Guest Column by Devery Fairbanks
In the spring of 1982 I was fresh out of New Visions Treatment Center and staying at the American Indian Services (AIS) Men’s Halfway House in Minneapolis, Minnesota.
It was my first time in treatment and I must say it helped turn my life around. A big thanks must go to local community leaders Herb Sam (Ojibwe) and Chris Leith (Dakota) for helping me out in court and in placing me in New Visions.
While at AIS I found myself without a job, a car, a drivers license, and nothing to do. So I heard about AIOIC and made an appointment for an interview. (This was when it was located at Little Earth, across from Holy Rosary Church, where the Indian Health Board was also housed at the time).
At AIOIC they suggested I take a battery of tests, which placed me in the ‘World of Work’ program. From there the test results led to Minneapolis Community College, where I began taking classes in the fall of ’82. I was able to earn a AA degree which allowed me to work a few years and later transfer to the University of Minnesota, where I was fortunate enough to earn a bachelors degree in 1988.
AIOIC gave me the confidence to go out and get busy with my life. I began to work at New Visions as a driver, and as a volunteer at “The Branch” Catholic Welfare Services on east Franklin avenue. Later began a part-time paid position at The Branch.
I had grown up in a typical household of poverty and dysfunction and had gotten in trouble with the law most of my teen years. After a few years of landing in city jails I realized that I was wasting my life. I don’t know what propelled me to try and straighten things out, but I did know that I was raised the first two years of my life by my paternal grandparents, Ole and Anne Fairbanks. Even though I was reared for a time on the dark street corners of Franklin Avenue, I believe I must have learned some invaluable lessons from my grandparents during those first two years. (My mother was being treated for tuberculosis at the time, in a state sanatorium).
Because I was astounded when it was suggested that I go to college. No one around me had ever been to college or even thought of attending college. I certainly did not think of myself as ‘college material.’ But I did tell someone that people always told me that my dad was very smart. One thing I remember about childhood was that people would always mention to me that my dad (Herman Fairbanks, Jr.) was apparently a very intelligent man.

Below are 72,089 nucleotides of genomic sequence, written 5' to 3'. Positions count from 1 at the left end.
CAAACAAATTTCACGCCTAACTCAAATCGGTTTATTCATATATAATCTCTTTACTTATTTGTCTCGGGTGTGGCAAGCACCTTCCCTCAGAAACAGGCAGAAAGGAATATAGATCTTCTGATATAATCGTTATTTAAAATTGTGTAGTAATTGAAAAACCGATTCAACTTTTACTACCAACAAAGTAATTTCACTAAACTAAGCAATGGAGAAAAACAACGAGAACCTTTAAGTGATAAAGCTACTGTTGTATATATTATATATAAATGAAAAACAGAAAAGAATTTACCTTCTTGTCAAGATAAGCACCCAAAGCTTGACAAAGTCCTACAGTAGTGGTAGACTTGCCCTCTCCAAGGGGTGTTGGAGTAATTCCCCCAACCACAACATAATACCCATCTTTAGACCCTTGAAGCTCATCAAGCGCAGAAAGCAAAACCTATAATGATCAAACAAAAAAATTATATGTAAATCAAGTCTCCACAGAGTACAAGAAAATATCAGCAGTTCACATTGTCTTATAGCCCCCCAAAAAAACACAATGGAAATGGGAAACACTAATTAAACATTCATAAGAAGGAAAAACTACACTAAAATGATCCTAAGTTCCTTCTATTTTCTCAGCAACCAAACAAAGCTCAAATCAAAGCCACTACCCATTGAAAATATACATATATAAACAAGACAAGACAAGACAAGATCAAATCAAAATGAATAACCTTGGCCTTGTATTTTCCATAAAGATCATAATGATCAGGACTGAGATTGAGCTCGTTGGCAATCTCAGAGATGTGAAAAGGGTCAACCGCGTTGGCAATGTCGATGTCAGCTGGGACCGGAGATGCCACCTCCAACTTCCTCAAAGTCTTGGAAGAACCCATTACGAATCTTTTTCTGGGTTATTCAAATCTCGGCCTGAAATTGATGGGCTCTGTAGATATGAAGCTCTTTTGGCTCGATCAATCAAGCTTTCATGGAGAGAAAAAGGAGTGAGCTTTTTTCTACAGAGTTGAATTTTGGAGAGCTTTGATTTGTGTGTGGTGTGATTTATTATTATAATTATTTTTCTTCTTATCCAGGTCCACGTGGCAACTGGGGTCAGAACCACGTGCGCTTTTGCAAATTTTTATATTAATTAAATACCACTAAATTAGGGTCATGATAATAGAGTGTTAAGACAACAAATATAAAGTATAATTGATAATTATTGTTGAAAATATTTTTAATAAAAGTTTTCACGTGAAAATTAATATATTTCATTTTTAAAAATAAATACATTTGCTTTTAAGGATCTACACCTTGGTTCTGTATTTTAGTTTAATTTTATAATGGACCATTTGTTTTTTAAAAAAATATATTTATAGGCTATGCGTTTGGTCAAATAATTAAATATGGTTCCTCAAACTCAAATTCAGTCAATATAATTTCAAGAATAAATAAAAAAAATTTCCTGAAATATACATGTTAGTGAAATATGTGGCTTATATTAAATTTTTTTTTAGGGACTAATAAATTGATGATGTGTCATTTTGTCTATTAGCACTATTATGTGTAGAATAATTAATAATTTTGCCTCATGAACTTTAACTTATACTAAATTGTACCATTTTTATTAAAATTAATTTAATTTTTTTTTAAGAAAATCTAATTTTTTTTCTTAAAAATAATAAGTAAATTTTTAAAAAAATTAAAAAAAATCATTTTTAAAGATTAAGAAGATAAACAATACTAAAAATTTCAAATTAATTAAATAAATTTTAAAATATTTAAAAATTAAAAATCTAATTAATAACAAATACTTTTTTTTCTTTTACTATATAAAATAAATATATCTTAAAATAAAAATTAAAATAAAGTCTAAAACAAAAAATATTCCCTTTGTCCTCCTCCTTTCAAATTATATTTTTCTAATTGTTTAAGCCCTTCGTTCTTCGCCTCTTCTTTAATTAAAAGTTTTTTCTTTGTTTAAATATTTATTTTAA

So when I took the aptitude tests at AIOIC and they showed that college might be a good thing for me, I thought of all those people telling me how smart they thought my dad was, and decided to give college a try.
The rest is history, as they say, as I took my two-year degree to the large and scary bureaucracy of the “U” and managed to graduate with a BA in American Indian Studies. Ten years later I went to graduate school and earned a Master’s degree at the University of Arizona (also in American Indian Studies), which led me to my current position as Lecturer in American Indian Studies at Iowa State University, where I’m about to begin my sixth year in the Sociology Department. At this time I am also considering a possible PhD program in education.
To sum it up, AIOIC took a streetwise but actually very insecure Indian boy off the streets of Minneapolis and gave me the courage and the tools to make my way in the world. And what a big difference that makes, especially for a typical Indian kid who had no confidence, no self-esteem, and no idea of the meaning and power of educational attainment.
AIOIC did so much for me that I used to volunteer there once a month in a program run by Dawn Nyberg, talking to the students about educational goals and attainment. Also began to volunteer at other American Indian programs, to help Indian people get on their feet.
AIOIC basically played a huge role in turning my life around. That, and staying clean and sober and practicing the humble Native American Indian values of sharing and compassion.
Megwech. Thank you.
Devery Fairbanks (Ma’Inganens)
343 Catt Hall
Iowa State University
Ames, IA 50014